Jimi Hendrix – The Jimi Hendrix Concerts – Huge, Powerful Live Rock Sound

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The Jimi Hendrix Concerts

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A distinguished member of the Better Records Rock and Pop Hall of Fame.

This live album, taken from concerts recorded from 1968 to 1970, is wonderful sounding on the best tracks. If you’re in the market for live Hendrix on a Hot Stamper, you’ll be hard pressed to do any better. The bass on this recording is huge, which is exactly what this kind of music needs most. At the levels we were playing this album it was really rockin’.

That’s the true test of a good live rock record — the louder you play it the better it sounds!

Sonically, this recording has the key elements that a good live album needs: correct tonality, powerful dynamics, and Rock and Roll ENERGY.

TRACK LISTING

Side One

Fire 
I Don’t Live Today 
Red House

Side Two

Stone Free 
Are You Experienced

Side Three

Little Wing 
Voodoo Chile (Slight Return) 
Bleeding Heart (Blues in C Sharp)

Side Four

Hey Joe 
Wild Thing 
Hear My Train a Comin’ (Gettin’ My Heart Back Together Again)

AMG 4 Star Review

Out of several live Hendrix albums, The Jimi Hendrix Concerts stands as one of the very best. Taken from shows at Winterland, The Royal Albert Hall, and from various venues in New York, Berkeley, and San Diego, the set includes hits like “Fire,” “Voodoo Chile,” and “Hey Joe,” as well as fine blues like “Red House,” “Bleeding Heart,” and “Hear My Train a Comin’.”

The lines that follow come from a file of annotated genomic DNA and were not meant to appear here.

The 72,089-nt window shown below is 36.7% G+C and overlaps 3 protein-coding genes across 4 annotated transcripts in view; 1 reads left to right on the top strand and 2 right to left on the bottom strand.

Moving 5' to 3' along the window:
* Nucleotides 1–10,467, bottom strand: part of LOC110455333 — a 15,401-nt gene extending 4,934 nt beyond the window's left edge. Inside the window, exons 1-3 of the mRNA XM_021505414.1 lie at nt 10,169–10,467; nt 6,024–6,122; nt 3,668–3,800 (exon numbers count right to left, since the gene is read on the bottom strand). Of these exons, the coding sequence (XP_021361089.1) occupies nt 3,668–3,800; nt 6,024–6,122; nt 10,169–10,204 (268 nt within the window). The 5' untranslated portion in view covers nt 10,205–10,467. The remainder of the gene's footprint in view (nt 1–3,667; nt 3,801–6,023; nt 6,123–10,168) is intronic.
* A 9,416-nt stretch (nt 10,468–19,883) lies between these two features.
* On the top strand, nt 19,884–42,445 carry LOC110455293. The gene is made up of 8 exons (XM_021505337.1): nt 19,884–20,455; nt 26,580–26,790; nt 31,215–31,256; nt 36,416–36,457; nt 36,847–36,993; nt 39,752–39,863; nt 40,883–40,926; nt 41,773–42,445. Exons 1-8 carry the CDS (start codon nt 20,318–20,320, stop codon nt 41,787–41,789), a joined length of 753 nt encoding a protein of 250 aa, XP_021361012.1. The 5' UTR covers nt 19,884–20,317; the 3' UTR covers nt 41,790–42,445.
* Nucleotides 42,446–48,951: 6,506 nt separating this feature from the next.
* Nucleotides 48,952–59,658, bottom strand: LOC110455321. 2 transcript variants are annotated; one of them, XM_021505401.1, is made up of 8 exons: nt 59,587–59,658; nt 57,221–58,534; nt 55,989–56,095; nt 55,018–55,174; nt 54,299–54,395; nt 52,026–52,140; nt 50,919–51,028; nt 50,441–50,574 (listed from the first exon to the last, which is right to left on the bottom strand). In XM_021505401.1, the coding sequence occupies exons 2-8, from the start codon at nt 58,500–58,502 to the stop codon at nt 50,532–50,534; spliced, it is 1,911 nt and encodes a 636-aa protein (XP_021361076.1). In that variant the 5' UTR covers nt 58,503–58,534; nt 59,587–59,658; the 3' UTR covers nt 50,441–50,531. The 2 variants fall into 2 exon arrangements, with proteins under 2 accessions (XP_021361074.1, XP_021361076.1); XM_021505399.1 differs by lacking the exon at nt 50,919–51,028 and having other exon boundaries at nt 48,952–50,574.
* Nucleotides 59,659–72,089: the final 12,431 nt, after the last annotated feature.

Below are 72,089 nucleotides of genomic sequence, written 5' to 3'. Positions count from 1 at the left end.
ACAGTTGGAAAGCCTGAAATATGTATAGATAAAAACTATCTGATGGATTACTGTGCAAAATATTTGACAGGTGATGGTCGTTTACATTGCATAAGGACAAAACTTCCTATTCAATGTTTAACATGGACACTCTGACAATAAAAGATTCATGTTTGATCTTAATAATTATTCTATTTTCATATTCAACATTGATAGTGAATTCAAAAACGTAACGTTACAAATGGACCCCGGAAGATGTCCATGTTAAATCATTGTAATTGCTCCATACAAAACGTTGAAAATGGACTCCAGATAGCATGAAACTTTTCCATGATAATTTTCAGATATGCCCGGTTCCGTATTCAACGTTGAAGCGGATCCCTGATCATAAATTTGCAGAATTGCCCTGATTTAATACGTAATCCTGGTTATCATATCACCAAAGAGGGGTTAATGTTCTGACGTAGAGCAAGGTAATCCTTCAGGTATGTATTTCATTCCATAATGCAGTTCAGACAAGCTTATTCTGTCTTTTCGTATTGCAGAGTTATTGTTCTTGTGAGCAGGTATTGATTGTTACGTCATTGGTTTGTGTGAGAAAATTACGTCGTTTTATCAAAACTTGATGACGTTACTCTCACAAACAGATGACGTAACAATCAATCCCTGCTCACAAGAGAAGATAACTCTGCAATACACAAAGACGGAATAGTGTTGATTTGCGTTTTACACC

Highlights include a definitive version of “Little Wing” and one of the most assured and driving versions of “Voodoo Chile” (these and four other stellar tracks come from what must have been an amazing concert at Winterland in the fall of ’68). Another standout is “I Don’t Live Today,” which features a fine mix of jazz-inspired soloing and various feedback and distortion “tricks” (tricks that figure into Hendrix’s way of “playing with the electronics,” and which make up one of the more innovative aspects of his guitar playing). Hendrix gets adept and sympathetic support throughout from bassist Noel Redding and drummer Mitch Mitchell (Band of Gypsies’ bassist Billy Cox replaces Redding on “Red House” and “Hey Joe”).

With top-notch performances, consistently inspired solos, and excellent sound, this is probably the best introduction to Hendrix’s live recordings. ~ Stephen Cook